Grocery prices rose 1.5pc in the 12 weeks to February 24, and further increases are likely on foot of Brexit, according to market researchers Kantar Worldpanel.
Extra customs paperwork plus any tariffs that emerge will make British goods more expensive for Irish importers, Kantar’s consumer insight director Douglas Faughnan said.
It was the fourth period in the row where prices went up.
“While branded sales have remained resilient despite higher prices, growing at 3pc and accounting for 47.3pc of overall sales, continued inflation may drive Irish consumers to trade down to cheaper own label ranges which are already growing at 4pc in the latest 12 weeks,” Mr Faughnan said.
The figures showed Dunnes retained its position as biggest supermarket by market share, on 23pc. Tesco was second on 21.6pc while SuperValu was third on 21.3pc.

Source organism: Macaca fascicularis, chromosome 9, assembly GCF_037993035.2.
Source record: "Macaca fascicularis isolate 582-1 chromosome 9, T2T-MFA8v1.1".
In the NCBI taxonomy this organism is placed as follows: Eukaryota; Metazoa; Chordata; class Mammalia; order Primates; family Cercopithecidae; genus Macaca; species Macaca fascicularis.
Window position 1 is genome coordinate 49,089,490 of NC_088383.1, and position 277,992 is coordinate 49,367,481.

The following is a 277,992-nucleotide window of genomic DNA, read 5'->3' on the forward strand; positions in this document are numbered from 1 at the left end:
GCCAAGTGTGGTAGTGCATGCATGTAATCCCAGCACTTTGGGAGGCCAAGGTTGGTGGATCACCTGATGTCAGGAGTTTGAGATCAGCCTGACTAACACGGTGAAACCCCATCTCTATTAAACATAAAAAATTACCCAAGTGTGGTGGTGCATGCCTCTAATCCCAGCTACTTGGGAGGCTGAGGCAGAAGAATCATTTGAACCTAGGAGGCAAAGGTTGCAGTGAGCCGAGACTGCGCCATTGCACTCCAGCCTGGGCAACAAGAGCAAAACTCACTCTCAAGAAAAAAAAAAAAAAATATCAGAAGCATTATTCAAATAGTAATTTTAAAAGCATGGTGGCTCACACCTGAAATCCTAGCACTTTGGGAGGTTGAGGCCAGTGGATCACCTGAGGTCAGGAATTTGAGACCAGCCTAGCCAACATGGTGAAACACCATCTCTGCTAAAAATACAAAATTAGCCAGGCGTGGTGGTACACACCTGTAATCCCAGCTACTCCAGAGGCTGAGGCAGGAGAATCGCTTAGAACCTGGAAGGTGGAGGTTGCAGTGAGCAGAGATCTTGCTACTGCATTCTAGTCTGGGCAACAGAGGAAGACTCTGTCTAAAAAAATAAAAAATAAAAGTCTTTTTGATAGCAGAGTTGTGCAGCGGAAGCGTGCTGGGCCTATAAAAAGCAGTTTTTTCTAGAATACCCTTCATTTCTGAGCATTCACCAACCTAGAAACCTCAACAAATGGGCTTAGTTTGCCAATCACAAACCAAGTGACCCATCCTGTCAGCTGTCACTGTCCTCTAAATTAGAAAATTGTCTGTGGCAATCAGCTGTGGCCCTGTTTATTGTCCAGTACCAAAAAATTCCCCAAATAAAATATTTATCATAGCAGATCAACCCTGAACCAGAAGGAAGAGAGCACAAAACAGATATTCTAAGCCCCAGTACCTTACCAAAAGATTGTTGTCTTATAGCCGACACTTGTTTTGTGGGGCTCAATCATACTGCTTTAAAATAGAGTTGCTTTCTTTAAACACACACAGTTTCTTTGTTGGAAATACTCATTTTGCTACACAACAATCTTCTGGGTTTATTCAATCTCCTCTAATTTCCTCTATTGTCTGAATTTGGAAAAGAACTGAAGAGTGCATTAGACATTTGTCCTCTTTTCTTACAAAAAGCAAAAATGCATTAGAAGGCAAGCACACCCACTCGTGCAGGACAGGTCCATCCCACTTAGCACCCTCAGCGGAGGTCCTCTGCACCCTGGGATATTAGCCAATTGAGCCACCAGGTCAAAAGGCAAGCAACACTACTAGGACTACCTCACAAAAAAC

They will face a fresh challenge from the German discounters if inflationary pressure emerges.
“Shoppers may opt to save money by moving more of their spend towards the retailers they perceive as offering better value. Each of the five major supermarkets played host to at least two-thirds of the population in the past 12 weeks, demonstrating that Irish shoppers are already prepared to shop around for the best deals. Retaining the loyalty of their existing shoppers will be a key priority for retailers in the face of increased price pressure,” Mr Faughnan said.
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